UFO's / UFO's
Lillian F. SchwartzUnited States / 1971 / 3' 0''
Friday, 06. 06.,
Europa Cinema, 15:30 h
UFO’s proves that computer animation – once a rickety and gimmicky device – is now progressing to the state of an art. The complexity of design and movement, the speed and rhythm, the richness of form and motion, coupled with stroboscopic effects is unsettling. Even more ominously, while design and action are programmed by humans, the ‘result’ in any particular sequence is neither entirely predictable … being created at a rate faster and in concatenations more complex than eye and mind can follow or initiate. (Amos Vogel, Village Voice)
Lillian F. Schwartz (b. 1927) began drawing as a child when her older brother, who worked for Walt Disney doing cels, brought home materials for her to use. During WWII, she was assigned as a Navy student cadet nurse to Fukuoka. Paralyzed by polio, she was taught to focus on each muscle, leading to training in pigments, pen and ink. She spent the next decades studying da Vinci and other perceptual artists while refining her techniques in various. She made breakthroughs in oils, acrylics, kinetics and mobiles, eventually being asked to join Bell Labs in 1968 by Leon Harmon, the father of decomposition. In 1969, AT&T asked her to do a computer art film. Since computer time was expensive, she used her computer coding for a few minutes but most of the film, Pixillation (1970), was done at her home studio and using new color and editing techniques. Pixillation won numerous awards, led to her appointment as the AT&T goodwill ambassador, and the commissioning of UFO’s. Due to an eye diseases from ionizing radiation, Schwartz devised new techniques for color saturation, layering, editing, texture mapping, and perceptual aspects of the eyes’ cones and brain interpretation (besides, da Vinci and della Francesca, her contemporaries at the Labs, Bela Julecz, Leon, John Krauskopf, and, outside, Edwin Land of Polaroid fame). UFO’s (1971) was the first 2D/3D film without pixel shifting. The glasses needed to see the 3D – Chromatek or Chromodpeth – were not invented for another twenty years. It turned out that almost all of her work was 2D/3D. Schwartz is renowned for making the computer and its disparate elements into a tool “for both artist and scientists” (Arno Penzias, Nobel Prize winner and VP of research at the Labs). She is one “of those rare geniuses” (Max Mathews, father of digital musical, Labs). Schwartz currently lives in NYC and although almost completely blind, teaches students at local colleges in another new technique of texture mapping to create 3D. Her work has been exhibited in every major museum; she has won an Emmy and was nominated for an Oscar. As the USAI’s goodwill ambassador, she lectured worldwide on computer imagery.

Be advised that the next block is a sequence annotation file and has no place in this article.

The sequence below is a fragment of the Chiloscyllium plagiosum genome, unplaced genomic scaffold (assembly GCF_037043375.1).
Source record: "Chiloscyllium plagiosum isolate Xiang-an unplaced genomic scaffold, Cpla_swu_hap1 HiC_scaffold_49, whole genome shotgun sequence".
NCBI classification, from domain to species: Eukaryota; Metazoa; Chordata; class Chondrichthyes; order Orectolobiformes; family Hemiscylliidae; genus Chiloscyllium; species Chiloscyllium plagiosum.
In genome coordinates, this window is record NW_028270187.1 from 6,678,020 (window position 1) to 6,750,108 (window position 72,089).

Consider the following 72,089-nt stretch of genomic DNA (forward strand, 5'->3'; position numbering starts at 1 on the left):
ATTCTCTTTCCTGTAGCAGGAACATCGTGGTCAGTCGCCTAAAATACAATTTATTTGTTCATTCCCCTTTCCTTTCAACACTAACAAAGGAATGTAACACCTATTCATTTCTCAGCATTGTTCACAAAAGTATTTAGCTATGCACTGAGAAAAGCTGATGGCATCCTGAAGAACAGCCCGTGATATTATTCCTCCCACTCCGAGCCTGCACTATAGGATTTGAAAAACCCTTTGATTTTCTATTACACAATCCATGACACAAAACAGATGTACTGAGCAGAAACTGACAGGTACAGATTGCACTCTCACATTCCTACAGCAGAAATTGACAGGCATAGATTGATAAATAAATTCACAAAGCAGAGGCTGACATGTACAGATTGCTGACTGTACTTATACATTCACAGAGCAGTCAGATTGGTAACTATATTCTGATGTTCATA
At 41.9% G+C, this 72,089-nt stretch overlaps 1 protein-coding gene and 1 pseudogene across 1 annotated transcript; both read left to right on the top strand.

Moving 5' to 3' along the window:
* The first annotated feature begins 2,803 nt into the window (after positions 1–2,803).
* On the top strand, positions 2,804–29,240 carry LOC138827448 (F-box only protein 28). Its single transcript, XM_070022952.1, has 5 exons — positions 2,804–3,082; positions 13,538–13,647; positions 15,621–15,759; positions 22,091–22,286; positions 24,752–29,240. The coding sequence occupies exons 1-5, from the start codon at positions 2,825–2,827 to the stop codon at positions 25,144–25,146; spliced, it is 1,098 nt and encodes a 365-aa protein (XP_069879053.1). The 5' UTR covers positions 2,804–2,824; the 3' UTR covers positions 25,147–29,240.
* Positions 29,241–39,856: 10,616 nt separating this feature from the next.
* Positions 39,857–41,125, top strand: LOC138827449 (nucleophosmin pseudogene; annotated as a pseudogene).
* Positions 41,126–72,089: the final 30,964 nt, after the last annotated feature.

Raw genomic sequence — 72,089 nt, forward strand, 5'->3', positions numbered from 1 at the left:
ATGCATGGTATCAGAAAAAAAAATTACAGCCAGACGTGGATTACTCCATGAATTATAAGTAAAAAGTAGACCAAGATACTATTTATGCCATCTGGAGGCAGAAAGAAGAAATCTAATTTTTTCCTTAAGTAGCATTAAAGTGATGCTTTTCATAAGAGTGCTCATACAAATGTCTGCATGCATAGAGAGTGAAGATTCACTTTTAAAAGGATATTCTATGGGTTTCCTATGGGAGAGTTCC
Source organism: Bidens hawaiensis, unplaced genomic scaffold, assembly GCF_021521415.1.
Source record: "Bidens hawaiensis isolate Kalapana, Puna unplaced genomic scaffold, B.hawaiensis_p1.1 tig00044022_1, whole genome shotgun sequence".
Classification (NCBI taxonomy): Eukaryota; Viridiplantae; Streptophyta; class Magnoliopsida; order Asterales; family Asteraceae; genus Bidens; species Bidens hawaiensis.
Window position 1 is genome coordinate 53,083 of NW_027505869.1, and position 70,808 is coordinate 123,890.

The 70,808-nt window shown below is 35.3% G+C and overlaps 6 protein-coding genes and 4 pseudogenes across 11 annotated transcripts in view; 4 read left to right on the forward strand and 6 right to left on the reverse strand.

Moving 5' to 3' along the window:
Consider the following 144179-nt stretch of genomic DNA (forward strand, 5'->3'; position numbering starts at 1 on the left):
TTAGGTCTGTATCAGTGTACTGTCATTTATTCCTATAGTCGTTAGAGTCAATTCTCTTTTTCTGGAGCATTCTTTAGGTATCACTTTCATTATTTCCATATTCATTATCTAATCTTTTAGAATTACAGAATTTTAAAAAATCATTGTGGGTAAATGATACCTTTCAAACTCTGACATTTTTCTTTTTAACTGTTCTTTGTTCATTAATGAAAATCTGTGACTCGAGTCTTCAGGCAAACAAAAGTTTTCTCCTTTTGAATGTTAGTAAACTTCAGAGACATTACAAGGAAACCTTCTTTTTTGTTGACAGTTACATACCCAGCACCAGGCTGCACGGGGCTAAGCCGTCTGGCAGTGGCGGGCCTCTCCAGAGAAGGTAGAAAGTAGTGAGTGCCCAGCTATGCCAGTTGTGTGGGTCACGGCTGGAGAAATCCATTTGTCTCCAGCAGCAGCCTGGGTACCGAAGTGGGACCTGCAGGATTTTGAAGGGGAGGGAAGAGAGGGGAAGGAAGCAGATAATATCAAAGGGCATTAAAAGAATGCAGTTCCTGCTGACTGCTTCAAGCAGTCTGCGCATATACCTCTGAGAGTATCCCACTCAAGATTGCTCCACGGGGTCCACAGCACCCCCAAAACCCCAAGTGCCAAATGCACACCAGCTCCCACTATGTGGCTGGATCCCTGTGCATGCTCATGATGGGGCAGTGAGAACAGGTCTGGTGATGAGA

Film is copyright © 1971, Lillian F. Schwartz.
Lillian F. Schwartz